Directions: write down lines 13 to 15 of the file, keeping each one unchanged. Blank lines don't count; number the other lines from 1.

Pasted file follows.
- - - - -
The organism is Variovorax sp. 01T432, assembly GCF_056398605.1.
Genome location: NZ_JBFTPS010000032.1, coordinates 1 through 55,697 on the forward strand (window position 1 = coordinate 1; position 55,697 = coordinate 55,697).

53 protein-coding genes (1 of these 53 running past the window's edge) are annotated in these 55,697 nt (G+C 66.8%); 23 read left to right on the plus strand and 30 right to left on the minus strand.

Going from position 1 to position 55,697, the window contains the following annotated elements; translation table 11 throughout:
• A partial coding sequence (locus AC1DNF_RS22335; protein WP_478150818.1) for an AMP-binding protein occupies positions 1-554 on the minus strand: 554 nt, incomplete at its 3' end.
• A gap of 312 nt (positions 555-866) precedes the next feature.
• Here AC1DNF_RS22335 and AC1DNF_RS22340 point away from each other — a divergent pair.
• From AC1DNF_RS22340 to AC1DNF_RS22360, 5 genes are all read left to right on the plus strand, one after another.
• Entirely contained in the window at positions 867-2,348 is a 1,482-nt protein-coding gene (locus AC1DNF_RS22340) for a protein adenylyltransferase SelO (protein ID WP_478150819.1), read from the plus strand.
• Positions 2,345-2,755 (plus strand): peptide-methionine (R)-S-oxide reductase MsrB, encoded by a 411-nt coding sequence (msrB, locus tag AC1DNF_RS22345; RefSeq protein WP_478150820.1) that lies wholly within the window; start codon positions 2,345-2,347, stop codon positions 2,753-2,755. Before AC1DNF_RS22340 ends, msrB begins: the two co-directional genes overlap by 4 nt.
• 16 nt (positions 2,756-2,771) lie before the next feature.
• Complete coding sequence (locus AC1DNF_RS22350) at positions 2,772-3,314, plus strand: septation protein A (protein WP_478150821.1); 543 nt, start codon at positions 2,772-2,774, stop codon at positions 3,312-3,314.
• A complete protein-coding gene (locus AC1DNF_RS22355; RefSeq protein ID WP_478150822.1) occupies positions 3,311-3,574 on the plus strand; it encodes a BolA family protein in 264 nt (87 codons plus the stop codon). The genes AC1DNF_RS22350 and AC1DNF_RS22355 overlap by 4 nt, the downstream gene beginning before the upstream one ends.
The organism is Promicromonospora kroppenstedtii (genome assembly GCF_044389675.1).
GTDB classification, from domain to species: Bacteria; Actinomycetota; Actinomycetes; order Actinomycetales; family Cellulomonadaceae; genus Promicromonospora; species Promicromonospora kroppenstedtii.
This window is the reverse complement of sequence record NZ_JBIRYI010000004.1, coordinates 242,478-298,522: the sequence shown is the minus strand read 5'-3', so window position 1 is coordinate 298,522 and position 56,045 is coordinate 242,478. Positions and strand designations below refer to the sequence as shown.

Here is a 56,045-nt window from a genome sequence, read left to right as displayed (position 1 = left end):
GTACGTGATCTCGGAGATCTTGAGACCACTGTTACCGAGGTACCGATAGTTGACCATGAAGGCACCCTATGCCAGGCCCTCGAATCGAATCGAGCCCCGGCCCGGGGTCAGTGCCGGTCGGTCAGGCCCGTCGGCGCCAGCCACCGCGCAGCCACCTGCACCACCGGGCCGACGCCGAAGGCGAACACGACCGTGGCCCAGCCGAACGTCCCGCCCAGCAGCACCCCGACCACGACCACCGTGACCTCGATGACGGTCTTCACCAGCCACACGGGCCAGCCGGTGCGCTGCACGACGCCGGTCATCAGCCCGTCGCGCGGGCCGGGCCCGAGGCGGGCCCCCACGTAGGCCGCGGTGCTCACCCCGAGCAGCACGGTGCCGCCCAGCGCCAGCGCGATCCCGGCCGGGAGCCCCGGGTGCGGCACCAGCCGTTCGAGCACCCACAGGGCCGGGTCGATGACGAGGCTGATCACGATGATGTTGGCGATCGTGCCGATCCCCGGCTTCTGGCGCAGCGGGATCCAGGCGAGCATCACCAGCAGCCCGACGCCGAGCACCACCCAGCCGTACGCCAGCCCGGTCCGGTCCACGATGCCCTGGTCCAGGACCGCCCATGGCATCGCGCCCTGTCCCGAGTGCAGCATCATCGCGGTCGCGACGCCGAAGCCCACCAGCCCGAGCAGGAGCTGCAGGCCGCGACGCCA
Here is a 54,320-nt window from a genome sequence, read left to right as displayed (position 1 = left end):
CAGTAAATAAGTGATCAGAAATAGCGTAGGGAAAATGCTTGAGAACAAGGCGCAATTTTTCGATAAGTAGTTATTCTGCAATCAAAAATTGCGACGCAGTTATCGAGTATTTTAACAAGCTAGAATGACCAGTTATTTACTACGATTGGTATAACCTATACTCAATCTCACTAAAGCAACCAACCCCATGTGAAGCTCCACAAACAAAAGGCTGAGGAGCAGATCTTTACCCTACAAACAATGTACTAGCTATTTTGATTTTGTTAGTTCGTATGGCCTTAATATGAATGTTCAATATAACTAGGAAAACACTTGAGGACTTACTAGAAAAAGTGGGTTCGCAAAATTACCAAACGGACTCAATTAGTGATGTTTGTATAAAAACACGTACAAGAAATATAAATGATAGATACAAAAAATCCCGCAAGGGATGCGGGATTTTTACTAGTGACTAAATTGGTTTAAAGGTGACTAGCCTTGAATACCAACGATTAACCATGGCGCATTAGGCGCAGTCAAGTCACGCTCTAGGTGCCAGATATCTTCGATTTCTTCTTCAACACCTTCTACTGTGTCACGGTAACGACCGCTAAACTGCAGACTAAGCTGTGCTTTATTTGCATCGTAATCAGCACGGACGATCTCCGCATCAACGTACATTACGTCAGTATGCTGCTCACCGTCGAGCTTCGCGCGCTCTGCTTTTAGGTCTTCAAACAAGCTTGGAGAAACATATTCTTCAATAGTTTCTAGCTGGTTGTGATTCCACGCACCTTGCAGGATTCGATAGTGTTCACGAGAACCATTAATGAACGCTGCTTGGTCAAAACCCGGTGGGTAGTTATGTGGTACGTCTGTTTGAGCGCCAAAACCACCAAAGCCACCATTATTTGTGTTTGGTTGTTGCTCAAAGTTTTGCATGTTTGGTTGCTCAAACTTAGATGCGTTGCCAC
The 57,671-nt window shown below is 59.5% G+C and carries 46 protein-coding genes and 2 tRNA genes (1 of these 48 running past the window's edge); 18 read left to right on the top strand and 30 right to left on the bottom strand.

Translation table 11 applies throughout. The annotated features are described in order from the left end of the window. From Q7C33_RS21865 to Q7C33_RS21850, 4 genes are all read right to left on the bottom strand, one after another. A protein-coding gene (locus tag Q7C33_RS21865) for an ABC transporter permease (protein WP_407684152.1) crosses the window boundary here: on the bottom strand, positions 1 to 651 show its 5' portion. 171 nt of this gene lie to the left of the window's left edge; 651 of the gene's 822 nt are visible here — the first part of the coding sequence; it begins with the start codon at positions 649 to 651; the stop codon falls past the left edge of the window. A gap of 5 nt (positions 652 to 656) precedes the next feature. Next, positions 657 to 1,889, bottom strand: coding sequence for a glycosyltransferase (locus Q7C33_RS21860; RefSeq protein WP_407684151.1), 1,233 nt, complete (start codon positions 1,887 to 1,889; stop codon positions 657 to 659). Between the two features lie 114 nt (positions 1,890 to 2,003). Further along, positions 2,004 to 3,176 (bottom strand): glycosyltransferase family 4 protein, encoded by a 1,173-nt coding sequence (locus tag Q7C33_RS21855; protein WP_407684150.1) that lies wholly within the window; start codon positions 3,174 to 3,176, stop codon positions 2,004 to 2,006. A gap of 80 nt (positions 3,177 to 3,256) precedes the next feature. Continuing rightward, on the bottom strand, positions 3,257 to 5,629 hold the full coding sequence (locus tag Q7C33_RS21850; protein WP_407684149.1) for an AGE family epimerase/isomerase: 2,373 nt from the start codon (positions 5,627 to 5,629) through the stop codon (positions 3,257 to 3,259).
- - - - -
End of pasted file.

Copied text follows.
• A complete protein-coding gene (locus AC1DNF_RS22355; RefSeq protein ID WP_478150822.1) occupies positions 3,311-3,574 on the plus strand; it encodes a BolA family protein in 264 nt (87 codons plus the stop codon). The genes AC1DNF_RS22350 and AC1DNF_RS22355 overlap by 4 nt, the downstream gene beginning before the upstream one ends.
The organism is Promicromonospora kroppenstedtii (genome assembly GCF_044389675.1).
GTDB classification, from domain to species: Bacteria; Actinomycetota; Actinomycetes; order Actinomycetales; family Cellulomonadaceae; genus Promicromonospora; species Promicromonospora kroppenstedtii.